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Boston Bubble Brief: The Real Story for MA - Jan 2009

 
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PostPosted: Fri Feb 27, 2009 2:38 am GMT    Post subject: Boston Bubble Brief: The Real Story for MA - Jan 2009 Reply with quote

This is a brief report on what the data for the housing market in Massachusetts looks like in real terms. Market data is typically reported in nominal terms which can be misleading because it combines changes in housing values with changes in the value of the dollar. Correcting for inflation removes changes in the dollar as a factor and gives a more accurate picture of how housing values have changed. This report is based on the published data of the Massachusetts Association of Realtors, though it should be noted that the S&P/Case-Shiller Index is a superior data source.

The Massachusetts Association of Realtors released their data for January 2009 on Tuesday, February 24th. While the raw prices were provided in nominal terms, for this report they have been adjusted for inflation using the CPI Northeast Urban numbers available at http://www.bls.gov/cpi/ Adjusting for inflation produced the data represented by the graphs below. Prices for January 2003 and earlier have been estimated by applying the earliest reported median from The MAR, February 2003, against the S&P/Case-Shiller Index for the Boston area. Suggestions for improving this estimate are welcome.

Full Price History



Change in Median Price From One Year Earlier, February 2004 - January 2009

Seasonal variations are removed by comparing prices from the same month in the prior year.



Some observations:

  • The real decline from January 2008 to January 2009 was 18.32%. This was an all time record for the period covered.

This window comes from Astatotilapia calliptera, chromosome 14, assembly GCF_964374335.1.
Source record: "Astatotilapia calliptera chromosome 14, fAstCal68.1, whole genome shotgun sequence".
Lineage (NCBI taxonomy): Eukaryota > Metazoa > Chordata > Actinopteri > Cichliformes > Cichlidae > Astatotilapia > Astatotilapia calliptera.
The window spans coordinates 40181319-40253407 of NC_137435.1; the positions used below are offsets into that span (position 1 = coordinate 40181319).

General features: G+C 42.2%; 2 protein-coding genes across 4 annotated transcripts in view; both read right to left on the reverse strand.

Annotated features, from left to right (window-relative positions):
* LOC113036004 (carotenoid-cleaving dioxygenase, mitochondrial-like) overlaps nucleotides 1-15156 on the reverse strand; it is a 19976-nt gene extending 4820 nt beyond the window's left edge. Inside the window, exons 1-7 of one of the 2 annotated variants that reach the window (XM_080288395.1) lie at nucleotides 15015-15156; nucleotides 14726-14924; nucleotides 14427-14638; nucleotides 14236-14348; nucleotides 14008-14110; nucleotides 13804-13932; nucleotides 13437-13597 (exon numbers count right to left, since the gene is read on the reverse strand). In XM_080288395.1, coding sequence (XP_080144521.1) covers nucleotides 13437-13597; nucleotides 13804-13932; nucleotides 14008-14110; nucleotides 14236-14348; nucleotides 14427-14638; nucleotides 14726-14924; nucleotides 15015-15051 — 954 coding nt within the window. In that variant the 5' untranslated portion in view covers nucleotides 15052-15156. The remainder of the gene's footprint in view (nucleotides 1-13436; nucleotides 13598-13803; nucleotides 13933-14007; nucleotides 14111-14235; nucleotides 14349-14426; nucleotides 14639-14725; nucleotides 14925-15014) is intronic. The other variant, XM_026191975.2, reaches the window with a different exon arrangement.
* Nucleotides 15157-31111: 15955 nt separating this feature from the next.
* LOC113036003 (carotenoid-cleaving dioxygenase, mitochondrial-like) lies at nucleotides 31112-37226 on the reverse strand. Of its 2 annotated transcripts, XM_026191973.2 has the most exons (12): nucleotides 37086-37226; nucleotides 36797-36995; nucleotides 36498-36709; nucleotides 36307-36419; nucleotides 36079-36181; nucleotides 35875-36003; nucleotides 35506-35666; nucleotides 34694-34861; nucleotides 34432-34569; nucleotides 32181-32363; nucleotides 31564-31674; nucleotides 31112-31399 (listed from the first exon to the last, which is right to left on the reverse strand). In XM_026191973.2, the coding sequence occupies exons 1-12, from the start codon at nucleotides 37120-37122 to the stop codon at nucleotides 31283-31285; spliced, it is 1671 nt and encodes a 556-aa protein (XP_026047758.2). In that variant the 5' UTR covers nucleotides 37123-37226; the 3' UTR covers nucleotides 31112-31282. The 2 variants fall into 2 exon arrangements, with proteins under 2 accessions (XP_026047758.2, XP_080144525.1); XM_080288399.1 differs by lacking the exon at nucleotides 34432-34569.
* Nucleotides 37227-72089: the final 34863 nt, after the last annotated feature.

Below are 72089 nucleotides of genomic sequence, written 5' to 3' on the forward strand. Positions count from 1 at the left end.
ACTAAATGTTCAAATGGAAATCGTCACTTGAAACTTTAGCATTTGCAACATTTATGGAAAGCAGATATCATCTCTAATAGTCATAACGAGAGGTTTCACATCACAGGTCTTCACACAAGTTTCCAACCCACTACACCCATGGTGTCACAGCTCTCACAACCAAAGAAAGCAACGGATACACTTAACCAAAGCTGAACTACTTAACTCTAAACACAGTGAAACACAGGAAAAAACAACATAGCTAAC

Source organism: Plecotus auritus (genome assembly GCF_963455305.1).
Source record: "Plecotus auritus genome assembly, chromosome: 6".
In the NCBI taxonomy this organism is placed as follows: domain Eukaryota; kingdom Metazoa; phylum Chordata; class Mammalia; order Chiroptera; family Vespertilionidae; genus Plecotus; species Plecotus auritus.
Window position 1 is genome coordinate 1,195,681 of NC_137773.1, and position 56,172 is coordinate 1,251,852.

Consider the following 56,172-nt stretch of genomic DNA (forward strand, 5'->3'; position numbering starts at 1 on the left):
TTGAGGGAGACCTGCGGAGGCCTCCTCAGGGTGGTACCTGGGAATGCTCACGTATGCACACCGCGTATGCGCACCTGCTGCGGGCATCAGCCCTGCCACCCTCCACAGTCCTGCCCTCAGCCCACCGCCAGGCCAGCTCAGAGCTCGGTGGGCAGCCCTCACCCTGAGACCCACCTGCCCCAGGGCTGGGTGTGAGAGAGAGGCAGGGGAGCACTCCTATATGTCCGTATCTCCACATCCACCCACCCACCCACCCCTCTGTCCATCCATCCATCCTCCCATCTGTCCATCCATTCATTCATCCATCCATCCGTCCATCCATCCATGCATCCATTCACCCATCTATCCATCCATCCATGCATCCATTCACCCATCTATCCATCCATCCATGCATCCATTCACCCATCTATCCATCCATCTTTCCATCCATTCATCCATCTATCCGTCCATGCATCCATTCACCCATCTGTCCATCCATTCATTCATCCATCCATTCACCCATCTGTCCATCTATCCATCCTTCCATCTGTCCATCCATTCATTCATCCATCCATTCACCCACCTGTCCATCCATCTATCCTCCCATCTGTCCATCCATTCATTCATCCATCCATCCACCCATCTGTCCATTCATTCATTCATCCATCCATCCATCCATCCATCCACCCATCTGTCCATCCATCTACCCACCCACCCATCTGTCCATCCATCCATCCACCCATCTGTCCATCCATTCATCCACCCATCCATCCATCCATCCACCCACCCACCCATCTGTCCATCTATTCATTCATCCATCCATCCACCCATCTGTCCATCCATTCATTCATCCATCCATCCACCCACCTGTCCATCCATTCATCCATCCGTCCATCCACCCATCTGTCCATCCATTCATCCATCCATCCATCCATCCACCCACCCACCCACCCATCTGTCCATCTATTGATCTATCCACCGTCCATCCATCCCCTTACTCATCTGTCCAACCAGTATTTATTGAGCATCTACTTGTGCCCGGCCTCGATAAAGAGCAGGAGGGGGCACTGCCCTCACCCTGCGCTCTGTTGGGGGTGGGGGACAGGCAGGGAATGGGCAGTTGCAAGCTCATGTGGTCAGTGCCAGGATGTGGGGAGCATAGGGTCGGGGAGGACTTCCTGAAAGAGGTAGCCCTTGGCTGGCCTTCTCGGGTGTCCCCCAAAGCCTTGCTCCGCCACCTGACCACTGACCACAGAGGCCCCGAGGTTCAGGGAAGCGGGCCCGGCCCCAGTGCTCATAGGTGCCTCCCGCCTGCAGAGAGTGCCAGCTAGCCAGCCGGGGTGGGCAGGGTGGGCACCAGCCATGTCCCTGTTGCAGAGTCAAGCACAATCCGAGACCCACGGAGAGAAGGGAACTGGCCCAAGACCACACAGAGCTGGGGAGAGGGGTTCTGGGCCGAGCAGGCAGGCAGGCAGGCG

• The year over year decline in January returned once again to below the normal range. The rate of decline continues to deepen.
  • Real prices are once again lower than the same month in any other year in the time period covered by The MAR.
  • Prices are now 35.51% below the peak set in June 2005. This is the result of a 29.50% decline in nominal housing prices and a 8.53% decline in the purchasing power of the dollar.
  • The cumulative price decline from the beginning (Feb 2003) is 19.98%, which is an annualized decline of 3.70%.
  • Month over month inflation was positive for the first time in six month. The stretch of general price deflation occurring in the last five months was likely temporary.


The S&P/Case-Shiller Index for Boston is likely superior to the data above as it corrects for many flaws that are inherent when using only the median price. The S&P/Case-Shiller Index also has the advantage that futures contracts can be traded against it, thereby offering an unbiased insight into where housing prices are expected to be in the future. It also has more extensive historical data available. The MAR data was used for this report mainly out of inertia and might be replaced with the S&P/Case-Shiller Index in future reports.

As usual, please do try this at home. Double checking of the math used to construct the above graphs and analysis is strongly encouraged in order to help ferret out any errors. The data was derived from the following sources:

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The latest version of this report can be found at http://www.bostonbubble.com/latest.php?id=ma_inflation

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Phil O. Math
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PostPosted: Fri Feb 27, 2009 11:51 pm GMT    Post subject: Incipient Decline Reply with quote

As always, wow. Thanks for doing this.

It's funny how at the beginning of this decline, it wasn't until you adjusted for inflation that you saw the true story of home prices. Now, with nominal prices having fallen so much and cpi inflation being so low, you don't even really need to adjust for inflation.

However, once the deflationary pressures of deleveraging have abated, and the zero interest rate policy and quantitative easing takes hold, nominal prices and real prices will once again show a dramatic divergence.

Thanks again.

Phil
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